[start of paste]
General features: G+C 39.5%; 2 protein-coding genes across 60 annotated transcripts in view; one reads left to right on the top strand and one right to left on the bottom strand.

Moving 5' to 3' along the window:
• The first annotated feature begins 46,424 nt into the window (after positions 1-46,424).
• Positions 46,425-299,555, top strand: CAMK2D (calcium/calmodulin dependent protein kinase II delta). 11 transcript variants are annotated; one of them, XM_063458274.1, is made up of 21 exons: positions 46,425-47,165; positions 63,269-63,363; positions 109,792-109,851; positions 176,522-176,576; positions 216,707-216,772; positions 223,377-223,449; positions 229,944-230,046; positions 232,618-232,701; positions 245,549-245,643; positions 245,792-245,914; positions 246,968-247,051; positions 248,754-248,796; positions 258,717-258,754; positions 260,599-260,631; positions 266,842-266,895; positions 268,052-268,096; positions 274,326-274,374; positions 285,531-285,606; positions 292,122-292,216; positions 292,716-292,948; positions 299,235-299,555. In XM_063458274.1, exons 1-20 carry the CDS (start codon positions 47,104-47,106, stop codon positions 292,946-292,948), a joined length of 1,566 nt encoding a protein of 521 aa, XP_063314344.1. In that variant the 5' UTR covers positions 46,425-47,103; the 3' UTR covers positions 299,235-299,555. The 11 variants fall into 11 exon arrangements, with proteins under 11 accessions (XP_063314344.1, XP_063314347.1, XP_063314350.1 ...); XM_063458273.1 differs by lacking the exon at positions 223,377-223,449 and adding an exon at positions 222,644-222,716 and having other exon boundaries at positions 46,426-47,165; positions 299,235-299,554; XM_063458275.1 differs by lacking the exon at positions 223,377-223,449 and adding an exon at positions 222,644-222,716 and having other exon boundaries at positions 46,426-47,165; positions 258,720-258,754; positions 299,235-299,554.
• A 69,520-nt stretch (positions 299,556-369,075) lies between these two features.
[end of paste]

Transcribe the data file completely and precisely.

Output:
General features: G+C 39.5%; 2 protein-coding genes across 60 annotated transcripts in view; one reads left to right on the top strand and one right to left on the bottom strand.

Moving 5' to 3' along the window:
• The first annotated feature begins 46,424 nt into the window (after positions 1-46,424).
• Positions 46,425-299,555, top strand: CAMK2D (calcium/calmodulin dependent protein kinase II delta). 11 transcript variants are annotated; one of them, XM_063458274.1, is made up of 21 exons: positions 46,425-47,165; positions 63,269-63,363; positions 109,792-109,851; positions 176,522-176,576; positions 216,707-216,772; positions 223,377-223,449; positions 229,944-230,046; positions 232,618-232,701; positions 245,549-245,643; positions 245,792-245,914; positions 246,968-247,051; positions 248,754-248,796; positions 258,717-258,754; positions 260,599-260,631; positions 266,842-266,895; positions 268,052-268,096; positions 274,326-274,374; positions 285,531-285,606; positions 292,122-292,216; positions 292,716-292,948; positions 299,235-299,555. In XM_063458274.1, exons 1-20 carry the CDS (start codon positions 47,104-47,106, stop codon positions 292,946-292,948), a joined length of 1,566 nt encoding a protein of 521 aa, XP_063314344.1. In that variant the 5' UTR covers positions 46,425-47,103; the 3' UTR covers positions 299,235-299,555. The 11 variants fall into 11 exon arrangements, with proteins under 11 accessions (XP_063314344.1, XP_063314347.1, XP_063314350.1 ...); XM_063458273.1 differs by lacking the exon at positions 223,377-223,449 and adding an exon at positions 222,644-222,716 and having other exon boundaries at positions 46,426-47,165; positions 299,235-299,554; XM_063458275.1 differs by lacking the exon at positions 223,377-223,449 and adding an exon at positions 222,644-222,716 and having other exon boundaries at positions 46,426-47,165; positions 258,720-258,754; positions 299,235-299,554.
• A 69,520-nt stretch (positions 299,556-369,075) lies between these two features.